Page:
H1-B Workers: Unemployment Benefits During COVID-19 | Chugh LLP

H1-B Workers: Unemployment Benefits During COVID-19

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By: Gladys Gervacio and Kevin Tung

The United States is experiencing high rates of unemployment due to the coronavirus (COVID-19) pandemic. The pandemic is particularly challenging for H-1B workers and their employers, since H-1B workers generally cannot collect unemployment insurance benefits if their position is terminated. This is because H-1B visas are tied to a specific employer. H-4 dependents, however, may be eligible for unemployment benefits in some states. 

Eligibility requirements for unemployment insurance benefits vary by state. For instance, to be eligible for unemployment benefits in California, you must have earned a minimum amount of wages during a twelve-month base time period before termination. In addition, you must meet state requirements of being (1) totally or partially unemployed, (2) unemployed by no fault of your own, (3) physically able to work, (4) available for work, and (5) ready and willing to accept work immediately. Individuals must meet these criteria when certifying for benefits. While eligibility requirements may differ by state, most states require that you be available for work to qualify.

Are H-1B Workers Available for Work?

Generally, H-1B visa holders do not meet the criteria of “available for work.” This is because the H-1B is an employment-based nonimmigrant visa whose status is directly tied to working with a specific sponsoring employer. Once employment ends, so does the employer-employee relationship. The H-1B worker would then lose their status, and therefore not be available for work for the purposes of unemployment insurance.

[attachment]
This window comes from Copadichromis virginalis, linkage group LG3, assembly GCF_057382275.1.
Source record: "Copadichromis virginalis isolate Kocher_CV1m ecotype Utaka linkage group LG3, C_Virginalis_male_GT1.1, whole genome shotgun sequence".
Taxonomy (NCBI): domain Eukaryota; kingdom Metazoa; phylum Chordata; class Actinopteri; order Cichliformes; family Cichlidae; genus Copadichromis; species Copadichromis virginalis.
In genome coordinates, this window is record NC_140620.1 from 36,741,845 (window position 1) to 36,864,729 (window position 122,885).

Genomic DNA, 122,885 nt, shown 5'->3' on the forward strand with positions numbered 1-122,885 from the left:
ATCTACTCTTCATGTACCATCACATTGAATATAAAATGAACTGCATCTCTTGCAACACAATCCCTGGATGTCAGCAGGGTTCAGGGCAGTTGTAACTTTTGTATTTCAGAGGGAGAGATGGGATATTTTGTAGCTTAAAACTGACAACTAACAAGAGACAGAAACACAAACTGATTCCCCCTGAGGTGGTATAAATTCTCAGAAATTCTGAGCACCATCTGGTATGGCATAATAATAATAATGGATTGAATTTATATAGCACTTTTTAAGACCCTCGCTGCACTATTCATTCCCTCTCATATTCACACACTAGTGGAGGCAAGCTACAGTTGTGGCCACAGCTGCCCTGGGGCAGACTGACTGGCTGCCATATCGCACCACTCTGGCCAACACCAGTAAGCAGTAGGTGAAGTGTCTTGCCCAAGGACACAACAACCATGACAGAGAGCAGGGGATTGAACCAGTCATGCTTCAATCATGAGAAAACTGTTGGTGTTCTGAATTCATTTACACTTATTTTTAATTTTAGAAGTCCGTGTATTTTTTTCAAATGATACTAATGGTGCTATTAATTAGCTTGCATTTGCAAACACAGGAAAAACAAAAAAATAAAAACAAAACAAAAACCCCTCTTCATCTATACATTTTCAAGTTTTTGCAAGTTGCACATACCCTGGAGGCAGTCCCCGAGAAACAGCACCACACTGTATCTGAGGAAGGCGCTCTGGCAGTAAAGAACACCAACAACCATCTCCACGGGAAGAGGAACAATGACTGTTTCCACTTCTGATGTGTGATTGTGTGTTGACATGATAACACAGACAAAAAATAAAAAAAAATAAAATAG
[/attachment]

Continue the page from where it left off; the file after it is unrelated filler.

H-1B workers are authorized to work only for a specific employer. They cannot freely work for just any employer. If terminated by their sponsoring employer, this effectively makes the H-1B worker not immediately available for work. For this reason, H-1B visa holders are not eligible for unemployment benefits. However, terminated H-1B workers will have a grace period (either 60-days or when their I-94 expires, whichever is sooner) to find a new job in the US. Your options will vary based on your individual circumstances, so it is best to consult with an experienced immigration attorney.

Unemployment Benefits for H-4 Workers

H-4 dependents may qualify for unemployment benefits in some states. This is because their work authorization is independent from any specific employer. H-4 dependents with work authorization can work for any US employer immediately, therefore meeting the criteria of “available for work.”

Conclusion

Each state has its own requirements for unemployment benefits, so it is important to check the rules for your state and consult with trusted immigration and employment law attorneys on your specific matters.  

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